Profile: Patricia Stroh

A Dream Come True
by Alia Mohammed

Patricia Stroh

This year marks the Beethoven Center’s thirtieth anniversary. For curator Patricia Stroh, the anniversary also marks nearly three decades of dedication, loyalty, and love for music. “It’s amazing to me that we’ve reached thirty years,” laughs Stroh. “It was a unique situation in that the Beethoven Center and I grew up together.”

The Beethoven Center’s exhibit space is full of finely polished vintage keyboard instruments. Stroh does not have much time to play these days because of a full schedule of events, exhibits, and tours, but when she does, her favorite pianos are the Dulcken fortepiano and the original English Broadwood piano. Lately she plays with a cellist, enjoying the difficulty of Beethoven’s earlier sonatas for cello and piano. “It’s a lot of fun,” she says. “As a pianist I enjoy Beethoven’s earlier works.”

Stroh’s love of Beethoven started early in her youth, around age twelve. “I fell in love with his music thanks to my mother, who belonged to a classical music record club.” Her most memorable moments of playing the piano were those playing Beethoven’s compositions.

Beethoven soon became her favorite subject, and with her master’s degree in musicology and a library degree, her job as curator for the Beethoven Center could not have been a better match. As with many others, her love of Beethoven transfers over into present day collections, especially the special collections. San José State’s Beethoven Center holds the most extensive special collection of Beethoven materials outside of Europe, including first editions, art works, manuscripts, and many other formats.

Stroh works with the collection, making it widely available to students and faculty by creating the Beethoven Gateway, an online database that holds scans of many of the Center’s first editions and manuscripts. As curator for the Beethoven Center, she oversees the collection’s protection and storage, as well as the quality of the information she provides on the database. But that’s not all she does. This Beethoven lover not only provides resources for other music lovers, she also produces a column in the Beethoven Journal, where she shares the most recent books relating to Beethoven as well an auction report of items sold and for sale.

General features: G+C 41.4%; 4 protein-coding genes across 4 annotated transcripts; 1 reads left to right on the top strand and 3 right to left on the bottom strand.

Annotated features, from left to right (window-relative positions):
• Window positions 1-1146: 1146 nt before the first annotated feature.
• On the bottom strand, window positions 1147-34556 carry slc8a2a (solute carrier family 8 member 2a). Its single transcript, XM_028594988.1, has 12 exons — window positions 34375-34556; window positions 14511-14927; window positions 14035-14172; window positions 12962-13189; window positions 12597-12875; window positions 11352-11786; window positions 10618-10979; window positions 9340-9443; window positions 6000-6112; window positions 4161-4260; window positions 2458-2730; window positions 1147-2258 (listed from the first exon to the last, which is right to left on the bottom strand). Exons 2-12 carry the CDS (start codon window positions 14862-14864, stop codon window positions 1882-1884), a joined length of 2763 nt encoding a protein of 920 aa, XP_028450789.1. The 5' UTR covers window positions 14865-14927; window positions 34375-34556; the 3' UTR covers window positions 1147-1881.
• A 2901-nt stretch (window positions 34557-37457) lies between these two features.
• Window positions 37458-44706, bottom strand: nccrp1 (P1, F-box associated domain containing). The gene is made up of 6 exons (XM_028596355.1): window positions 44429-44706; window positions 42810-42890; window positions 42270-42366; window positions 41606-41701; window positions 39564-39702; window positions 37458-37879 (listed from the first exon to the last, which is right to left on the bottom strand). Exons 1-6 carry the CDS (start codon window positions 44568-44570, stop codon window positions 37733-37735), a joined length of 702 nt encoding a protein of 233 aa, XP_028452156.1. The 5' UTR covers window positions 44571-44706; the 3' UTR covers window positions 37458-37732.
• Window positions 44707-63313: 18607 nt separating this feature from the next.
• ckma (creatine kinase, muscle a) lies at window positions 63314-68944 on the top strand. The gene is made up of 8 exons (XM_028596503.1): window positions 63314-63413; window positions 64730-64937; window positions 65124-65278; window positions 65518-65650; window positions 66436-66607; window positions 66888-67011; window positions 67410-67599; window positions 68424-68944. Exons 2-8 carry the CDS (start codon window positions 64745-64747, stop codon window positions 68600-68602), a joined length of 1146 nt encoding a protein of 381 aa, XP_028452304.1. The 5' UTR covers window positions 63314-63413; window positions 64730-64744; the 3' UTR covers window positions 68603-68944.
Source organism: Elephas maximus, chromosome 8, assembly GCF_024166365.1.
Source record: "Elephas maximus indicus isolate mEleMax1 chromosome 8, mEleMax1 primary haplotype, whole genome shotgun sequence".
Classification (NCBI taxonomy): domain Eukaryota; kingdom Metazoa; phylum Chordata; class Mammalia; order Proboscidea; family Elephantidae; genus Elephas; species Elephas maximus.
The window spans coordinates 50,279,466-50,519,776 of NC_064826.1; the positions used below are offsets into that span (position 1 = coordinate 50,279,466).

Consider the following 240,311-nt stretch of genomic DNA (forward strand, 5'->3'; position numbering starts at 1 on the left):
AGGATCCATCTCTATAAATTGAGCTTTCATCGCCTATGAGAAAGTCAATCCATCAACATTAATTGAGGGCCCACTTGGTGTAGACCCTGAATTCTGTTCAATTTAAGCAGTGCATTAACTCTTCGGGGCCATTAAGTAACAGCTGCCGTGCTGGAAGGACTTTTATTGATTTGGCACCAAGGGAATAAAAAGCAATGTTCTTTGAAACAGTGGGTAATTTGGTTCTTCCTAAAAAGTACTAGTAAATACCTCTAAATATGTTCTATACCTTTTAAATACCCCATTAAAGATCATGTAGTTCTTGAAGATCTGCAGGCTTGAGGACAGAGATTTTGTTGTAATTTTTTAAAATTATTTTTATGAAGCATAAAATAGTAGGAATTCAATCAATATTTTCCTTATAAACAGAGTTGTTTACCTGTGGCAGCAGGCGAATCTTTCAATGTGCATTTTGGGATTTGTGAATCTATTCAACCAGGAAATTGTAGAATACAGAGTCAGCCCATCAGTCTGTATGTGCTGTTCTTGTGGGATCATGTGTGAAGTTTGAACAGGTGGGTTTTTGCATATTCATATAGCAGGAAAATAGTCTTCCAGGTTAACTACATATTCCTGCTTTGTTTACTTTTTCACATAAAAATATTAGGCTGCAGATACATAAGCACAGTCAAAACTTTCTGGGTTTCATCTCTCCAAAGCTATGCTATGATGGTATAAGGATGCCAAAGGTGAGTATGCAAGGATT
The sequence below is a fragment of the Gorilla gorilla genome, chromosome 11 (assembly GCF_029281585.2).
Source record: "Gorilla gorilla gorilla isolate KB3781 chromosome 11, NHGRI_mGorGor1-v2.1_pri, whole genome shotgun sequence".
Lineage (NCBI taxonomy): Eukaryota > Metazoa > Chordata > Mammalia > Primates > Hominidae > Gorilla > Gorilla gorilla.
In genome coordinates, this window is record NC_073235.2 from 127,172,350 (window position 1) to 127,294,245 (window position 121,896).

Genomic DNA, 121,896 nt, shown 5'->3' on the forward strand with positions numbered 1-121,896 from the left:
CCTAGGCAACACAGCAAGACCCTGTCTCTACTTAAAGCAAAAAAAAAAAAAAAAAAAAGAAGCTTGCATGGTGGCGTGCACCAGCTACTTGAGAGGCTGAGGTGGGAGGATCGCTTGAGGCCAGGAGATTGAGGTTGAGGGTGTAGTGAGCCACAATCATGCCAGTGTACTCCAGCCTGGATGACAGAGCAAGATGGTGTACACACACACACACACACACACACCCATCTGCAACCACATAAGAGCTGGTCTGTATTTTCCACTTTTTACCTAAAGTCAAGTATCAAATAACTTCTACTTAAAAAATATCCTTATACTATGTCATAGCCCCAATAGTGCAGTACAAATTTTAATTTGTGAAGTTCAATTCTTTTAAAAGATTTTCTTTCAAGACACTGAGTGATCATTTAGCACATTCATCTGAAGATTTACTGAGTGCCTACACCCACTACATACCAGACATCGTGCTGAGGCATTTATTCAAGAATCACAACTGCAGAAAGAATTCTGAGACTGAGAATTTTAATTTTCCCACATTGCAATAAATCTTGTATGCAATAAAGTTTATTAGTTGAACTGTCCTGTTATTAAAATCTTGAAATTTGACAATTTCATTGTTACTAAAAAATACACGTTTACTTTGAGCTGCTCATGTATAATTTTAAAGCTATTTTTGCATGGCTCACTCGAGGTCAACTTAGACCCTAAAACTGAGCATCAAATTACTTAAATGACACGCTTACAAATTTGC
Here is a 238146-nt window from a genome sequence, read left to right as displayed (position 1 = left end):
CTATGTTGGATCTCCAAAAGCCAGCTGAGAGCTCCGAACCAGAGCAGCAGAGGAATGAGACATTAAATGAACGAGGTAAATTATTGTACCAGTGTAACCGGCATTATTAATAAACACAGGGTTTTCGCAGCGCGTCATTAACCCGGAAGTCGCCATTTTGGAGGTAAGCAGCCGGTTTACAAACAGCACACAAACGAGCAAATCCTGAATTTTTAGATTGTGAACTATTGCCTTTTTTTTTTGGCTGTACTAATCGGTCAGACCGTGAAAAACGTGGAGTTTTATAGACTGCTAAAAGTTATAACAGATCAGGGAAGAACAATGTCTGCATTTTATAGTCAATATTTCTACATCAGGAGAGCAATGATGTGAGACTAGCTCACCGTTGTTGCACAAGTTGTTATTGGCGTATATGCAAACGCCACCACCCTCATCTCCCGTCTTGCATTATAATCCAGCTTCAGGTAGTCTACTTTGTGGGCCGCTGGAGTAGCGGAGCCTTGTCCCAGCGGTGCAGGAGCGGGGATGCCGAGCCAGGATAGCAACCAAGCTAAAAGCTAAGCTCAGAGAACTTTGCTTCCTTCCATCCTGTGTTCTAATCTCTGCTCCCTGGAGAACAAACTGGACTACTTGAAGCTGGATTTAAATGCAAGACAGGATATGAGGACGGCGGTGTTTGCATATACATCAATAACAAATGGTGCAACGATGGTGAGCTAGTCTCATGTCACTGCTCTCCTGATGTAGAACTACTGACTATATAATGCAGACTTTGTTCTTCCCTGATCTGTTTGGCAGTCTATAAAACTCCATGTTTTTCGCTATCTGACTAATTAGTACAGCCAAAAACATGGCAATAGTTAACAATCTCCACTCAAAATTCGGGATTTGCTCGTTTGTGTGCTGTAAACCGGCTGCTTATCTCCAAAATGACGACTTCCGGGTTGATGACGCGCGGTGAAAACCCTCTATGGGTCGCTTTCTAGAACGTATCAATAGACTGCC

Despite the many years of challenging work, Stroh has never faltered in her love for Ludwig van Beethoven and the Center. “It has never become mundane, and I still wonder at my good fortune to have been able to work in an environment I love so much.’

Well into her twenty-ninth year at San José State, she couldn’t be more excited at how far the Beethoven Center has come. The thirtieth  anniversary is a big one, and Stroh is thrilled to be here for this landmark on July 24, 2015.

“It’s special to see the Center grow and develop in this building [MLK Library].” Even as she faces this historic occasion she looks to the future, for there is a bigger, more exciting anniversary coming up in five years: the 250th anniversary of Beethoven’s birth. “It’s exciting to think about how we will be involved in that.”